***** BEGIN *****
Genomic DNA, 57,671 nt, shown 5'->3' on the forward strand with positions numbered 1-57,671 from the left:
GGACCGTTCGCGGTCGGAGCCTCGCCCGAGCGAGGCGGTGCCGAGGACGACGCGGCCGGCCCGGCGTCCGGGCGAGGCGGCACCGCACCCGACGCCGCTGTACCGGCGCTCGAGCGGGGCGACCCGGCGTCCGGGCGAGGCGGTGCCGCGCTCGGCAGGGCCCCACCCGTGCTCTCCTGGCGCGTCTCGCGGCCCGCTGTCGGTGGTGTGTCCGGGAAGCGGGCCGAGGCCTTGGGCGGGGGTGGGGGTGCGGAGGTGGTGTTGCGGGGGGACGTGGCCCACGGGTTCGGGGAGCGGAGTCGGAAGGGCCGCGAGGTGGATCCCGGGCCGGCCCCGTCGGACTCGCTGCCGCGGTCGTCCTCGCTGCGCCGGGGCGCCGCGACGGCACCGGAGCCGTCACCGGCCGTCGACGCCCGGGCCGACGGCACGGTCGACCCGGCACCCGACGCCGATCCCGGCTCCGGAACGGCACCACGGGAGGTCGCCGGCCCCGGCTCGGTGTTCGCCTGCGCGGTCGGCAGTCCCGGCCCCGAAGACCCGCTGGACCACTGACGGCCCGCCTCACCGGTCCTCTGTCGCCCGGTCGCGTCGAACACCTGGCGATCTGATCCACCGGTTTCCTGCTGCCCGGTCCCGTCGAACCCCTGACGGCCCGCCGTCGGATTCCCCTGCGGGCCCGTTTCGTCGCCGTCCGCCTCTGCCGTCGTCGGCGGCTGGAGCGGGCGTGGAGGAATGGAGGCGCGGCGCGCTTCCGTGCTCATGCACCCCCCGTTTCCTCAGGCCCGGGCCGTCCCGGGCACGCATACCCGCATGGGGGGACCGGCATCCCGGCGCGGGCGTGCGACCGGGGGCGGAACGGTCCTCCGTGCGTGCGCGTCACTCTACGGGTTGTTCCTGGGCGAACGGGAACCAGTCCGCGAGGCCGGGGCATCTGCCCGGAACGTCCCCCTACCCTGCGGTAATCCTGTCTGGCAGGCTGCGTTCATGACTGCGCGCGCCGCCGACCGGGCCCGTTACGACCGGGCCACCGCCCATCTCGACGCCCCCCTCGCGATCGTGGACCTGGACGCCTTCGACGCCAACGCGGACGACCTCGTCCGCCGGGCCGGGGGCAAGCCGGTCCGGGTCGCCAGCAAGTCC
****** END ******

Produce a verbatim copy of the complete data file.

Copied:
Genomic DNA, 57,671 nt, shown 5'->3' on the forward strand with positions numbered 1-57,671 from the left:
GGACCGTTCGCGGTCGGAGCCTCGCCCGAGCGAGGCGGTGCCGAGGACGACGCGGCCGGCCCGGCGTCCGGGCGAGGCGGCACCGCACCCGACGCCGCTGTACCGGCGCTCGAGCGGGGCGACCCGGCGTCCGGGCGAGGCGGTGCCGCGCTCGGCAGGGCCCCACCCGTGCTCTCCTGGCGCGTCTCGCGGCCCGCTGTCGGTGGTGTGTCCGGGAAGCGGGCCGAGGCCTTGGGCGGGGGTGGGGGTGCGGAGGTGGTGTTGCGGGGGGACGTGGCCCACGGGTTCGGGGAGCGGAGTCGGAAGGGCCGCGAGGTGGATCCCGGGCCGGCCCCGTCGGACTCGCTGCCGCGGTCGTCCTCGCTGCGCCGGGGCGCCGCGACGGCACCGGAGCCGTCACCGGCCGTCGACGCCCGGGCCGACGGCACGGTCGACCCGGCACCCGACGCCGATCCCGGCTCCGGAACGGCACCACGGGAGGTCGCCGGCCCCGGCTCGGTGTTCGCCTGCGCGGTCGGCAGTCCCGGCCCCGAAGACCCGCTGGACCACTGACGGCCCGCCTCACCGGTCCTCTGTCGCCCGGTCGCGTCGAACACCTGGCGATCTGATCCACCGGTTTCCTGCTGCCCGGTCCCGTCGAACCCCTGACGGCCCGCCGTCGGATTCCCCTGCGGGCCCGTTTCGTCGCCGTCCGCCTCTGCCGTCGTCGGCGGCTGGAGCGGGCGTGGAGGAATGGAGGCGCGGCGCGCTTCCGTGCTCATGCACCCCCCGTTTCCTCAGGCCCGGGCCGTCCCGGGCACGCATACCCGCATGGGGGGACCGGCATCCCGGCGCGGGCGTGCGACCGGGGGCGGAACGGTCCTCCGTGCGTGCGCGTCACTCTACGGGTTGTTCCTGGGCGAACGGGAACCAGTCCGCGAGGCCGGGGCATCTGCCCGGAACGTCCCCCTACCCTGCGGTAATCCTGTCTGGCAGGCTGCGTTCATGACTGCGCGCGCCGCCGACCGGGCCCGTTACGACCGGGCCACCGCCCATCTCGACGCCCCCCTCGCGATCGTGGACCTGGACGCCTTCGACGCCAACGCGGACGACCTCGTCCGCCGGGCCGGGGGCAAGCCGGTCCGGGTCGCCAGCAAGTCC